So what does the GPS measuring device say now? Oh yeah, that's right - the individual test. In the sprint from 0 to 100 km/h, the Porsche 911 Carrera GTS lives up to its manufacturer's promise, taking 4.0 seconds – with the friendly support of the nimble dual clutch transmission. The S variant undercuts this by one tenth. So no big deal. And then there is still the old GT3, which likewise takes an even four seconds, despite being 109 kilograms lighter, but with a manual transmission. Meanwhile, the GTS accelerates cheerfully on, reaching 200 km/h in 13.4 seconds, giving the GT3 a bit of honour back, with the S-model needing 14.5 seconds.
Porsche 911 Carrera GTS with wider tracks to the back
And where does this additional HP actually come from? Of course the downright dirty sounding sports exhaust contributes to this, with reduced dynamic pressure. In addition to this, the engineers in Weissach increased the valve travel from 11.0 to 11.7 millimetres and re-worked the suction system of the direct injector. GTS customers won't see the gem, it remains concealed behind the modest service hatch inside the now no longer modest rear section of the 911 - after all, the Porsche 911 GTS features the chubby cheeks of the GT3 and the all-wheel drive models. First and foremost this means a 44 mm wider track to the rear. In addition, the test car also features the optional sports chassis with the car body lowered by 20 mm (series model: minus 10 mm), Porsche fits every GTS with adaptive dampers.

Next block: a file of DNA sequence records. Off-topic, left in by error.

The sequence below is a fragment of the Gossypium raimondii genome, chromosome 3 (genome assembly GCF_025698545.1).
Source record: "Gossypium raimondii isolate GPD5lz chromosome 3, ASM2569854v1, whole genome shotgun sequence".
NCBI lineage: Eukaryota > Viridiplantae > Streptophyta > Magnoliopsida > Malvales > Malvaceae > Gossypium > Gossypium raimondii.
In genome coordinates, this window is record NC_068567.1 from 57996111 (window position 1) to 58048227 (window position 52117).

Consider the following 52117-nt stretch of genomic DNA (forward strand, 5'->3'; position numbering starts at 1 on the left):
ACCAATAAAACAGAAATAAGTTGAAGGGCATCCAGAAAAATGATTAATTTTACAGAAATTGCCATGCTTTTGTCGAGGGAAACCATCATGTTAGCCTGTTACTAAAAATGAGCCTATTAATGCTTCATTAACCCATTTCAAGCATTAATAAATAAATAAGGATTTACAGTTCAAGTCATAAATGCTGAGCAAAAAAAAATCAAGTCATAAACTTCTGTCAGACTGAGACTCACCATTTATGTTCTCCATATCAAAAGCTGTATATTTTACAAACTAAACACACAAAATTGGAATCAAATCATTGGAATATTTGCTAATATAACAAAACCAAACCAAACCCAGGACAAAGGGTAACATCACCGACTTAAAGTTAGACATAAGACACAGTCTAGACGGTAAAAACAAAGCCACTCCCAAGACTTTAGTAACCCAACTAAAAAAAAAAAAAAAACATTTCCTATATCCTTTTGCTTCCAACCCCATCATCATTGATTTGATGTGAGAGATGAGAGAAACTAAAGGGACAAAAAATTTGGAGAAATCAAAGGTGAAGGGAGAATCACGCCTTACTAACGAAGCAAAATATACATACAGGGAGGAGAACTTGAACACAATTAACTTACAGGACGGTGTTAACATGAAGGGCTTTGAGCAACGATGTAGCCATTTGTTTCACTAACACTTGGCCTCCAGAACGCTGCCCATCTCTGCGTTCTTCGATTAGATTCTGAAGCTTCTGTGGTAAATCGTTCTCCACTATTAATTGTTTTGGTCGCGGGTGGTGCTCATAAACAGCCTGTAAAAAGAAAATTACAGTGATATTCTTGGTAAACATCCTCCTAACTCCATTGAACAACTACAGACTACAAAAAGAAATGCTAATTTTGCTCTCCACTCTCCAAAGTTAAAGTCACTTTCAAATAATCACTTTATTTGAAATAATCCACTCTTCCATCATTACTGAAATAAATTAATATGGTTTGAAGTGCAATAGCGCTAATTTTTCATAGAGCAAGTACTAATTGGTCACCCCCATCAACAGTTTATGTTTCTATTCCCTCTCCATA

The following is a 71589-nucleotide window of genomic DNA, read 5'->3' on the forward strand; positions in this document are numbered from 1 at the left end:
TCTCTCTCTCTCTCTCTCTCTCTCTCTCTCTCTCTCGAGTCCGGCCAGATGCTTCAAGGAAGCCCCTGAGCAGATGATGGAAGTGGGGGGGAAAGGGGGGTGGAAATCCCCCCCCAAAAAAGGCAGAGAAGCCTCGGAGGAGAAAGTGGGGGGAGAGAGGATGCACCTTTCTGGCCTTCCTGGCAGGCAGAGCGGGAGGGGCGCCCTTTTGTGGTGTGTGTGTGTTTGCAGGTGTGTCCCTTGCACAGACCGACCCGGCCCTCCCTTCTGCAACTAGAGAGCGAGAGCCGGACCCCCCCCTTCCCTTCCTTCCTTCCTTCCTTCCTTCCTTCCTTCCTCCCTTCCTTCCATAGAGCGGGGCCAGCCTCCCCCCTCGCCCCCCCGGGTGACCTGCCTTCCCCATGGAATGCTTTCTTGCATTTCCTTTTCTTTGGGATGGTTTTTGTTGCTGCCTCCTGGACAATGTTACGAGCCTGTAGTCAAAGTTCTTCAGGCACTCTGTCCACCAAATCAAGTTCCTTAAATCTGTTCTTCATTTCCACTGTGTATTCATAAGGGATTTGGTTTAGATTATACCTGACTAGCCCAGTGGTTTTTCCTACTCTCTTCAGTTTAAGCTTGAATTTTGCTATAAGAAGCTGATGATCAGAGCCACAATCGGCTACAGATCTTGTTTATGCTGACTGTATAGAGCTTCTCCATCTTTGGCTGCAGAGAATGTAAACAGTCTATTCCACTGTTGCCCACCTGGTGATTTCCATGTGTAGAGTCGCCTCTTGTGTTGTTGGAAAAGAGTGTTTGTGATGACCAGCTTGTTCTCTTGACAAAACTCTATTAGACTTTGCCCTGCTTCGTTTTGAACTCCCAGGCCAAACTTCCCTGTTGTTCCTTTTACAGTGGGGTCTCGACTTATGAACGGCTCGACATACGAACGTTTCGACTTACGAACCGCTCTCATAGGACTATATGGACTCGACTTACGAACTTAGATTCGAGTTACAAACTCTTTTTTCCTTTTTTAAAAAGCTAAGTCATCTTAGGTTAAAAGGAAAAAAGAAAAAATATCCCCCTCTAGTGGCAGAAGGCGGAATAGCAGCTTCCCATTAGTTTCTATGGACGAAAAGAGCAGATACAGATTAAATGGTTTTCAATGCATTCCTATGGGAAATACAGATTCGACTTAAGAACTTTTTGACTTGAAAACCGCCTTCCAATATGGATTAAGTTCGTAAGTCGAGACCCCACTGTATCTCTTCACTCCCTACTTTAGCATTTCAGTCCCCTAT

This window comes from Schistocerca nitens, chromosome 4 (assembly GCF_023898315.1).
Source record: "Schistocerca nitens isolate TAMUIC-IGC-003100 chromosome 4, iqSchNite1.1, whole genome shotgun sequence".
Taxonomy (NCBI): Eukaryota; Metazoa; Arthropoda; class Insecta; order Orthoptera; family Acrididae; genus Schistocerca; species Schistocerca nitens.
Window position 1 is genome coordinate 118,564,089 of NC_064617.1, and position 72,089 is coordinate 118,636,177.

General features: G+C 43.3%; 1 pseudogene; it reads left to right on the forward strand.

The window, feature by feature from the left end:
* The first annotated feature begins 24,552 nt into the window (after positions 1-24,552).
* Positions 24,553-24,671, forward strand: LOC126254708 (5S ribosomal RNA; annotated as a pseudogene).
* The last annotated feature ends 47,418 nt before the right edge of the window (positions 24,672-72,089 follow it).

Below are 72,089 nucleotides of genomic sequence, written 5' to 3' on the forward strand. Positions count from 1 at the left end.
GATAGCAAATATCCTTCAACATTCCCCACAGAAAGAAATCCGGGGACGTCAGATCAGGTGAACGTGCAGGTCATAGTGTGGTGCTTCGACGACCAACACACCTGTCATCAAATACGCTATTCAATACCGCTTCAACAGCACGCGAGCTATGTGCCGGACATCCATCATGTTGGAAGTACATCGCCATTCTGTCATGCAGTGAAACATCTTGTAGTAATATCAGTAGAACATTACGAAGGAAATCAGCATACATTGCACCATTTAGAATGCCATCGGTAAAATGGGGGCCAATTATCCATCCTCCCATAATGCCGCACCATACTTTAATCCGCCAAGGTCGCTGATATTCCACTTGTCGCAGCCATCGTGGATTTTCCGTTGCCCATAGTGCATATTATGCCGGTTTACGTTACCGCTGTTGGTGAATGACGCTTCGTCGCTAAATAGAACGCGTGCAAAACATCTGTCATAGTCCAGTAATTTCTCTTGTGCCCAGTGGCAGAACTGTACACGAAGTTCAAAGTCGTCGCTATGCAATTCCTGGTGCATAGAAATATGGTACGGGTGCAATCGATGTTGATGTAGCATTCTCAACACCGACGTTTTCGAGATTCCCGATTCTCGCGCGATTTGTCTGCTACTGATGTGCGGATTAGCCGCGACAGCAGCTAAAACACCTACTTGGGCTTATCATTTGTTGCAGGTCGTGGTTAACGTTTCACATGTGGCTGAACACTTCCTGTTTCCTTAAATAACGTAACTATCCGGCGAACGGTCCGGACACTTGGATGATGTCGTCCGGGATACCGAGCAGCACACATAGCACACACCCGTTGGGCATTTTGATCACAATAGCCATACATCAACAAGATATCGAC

The altered spring rates in the Porsche 911 Carrera GTS are accompanied with the option of larger and harder stabilisers (front: 28.8 x 4 rather than 26.8 x 4 mm, rear: 24.2 x 4.2 rather than 23.6 x 3.5 mm), while, in addition, the maximum angle of the electrically extending rear spoiler has been altered. The added price: 821 Euros. And 10 cents. However, to really make doubly sure, beneath the sheet metal the PDCC automatic roll stabilisation still lies beneath the sheet metal, meaning that the test car is armed to the teeth and capable to withstand virtually any comparison – add another 3,213 Euros on top.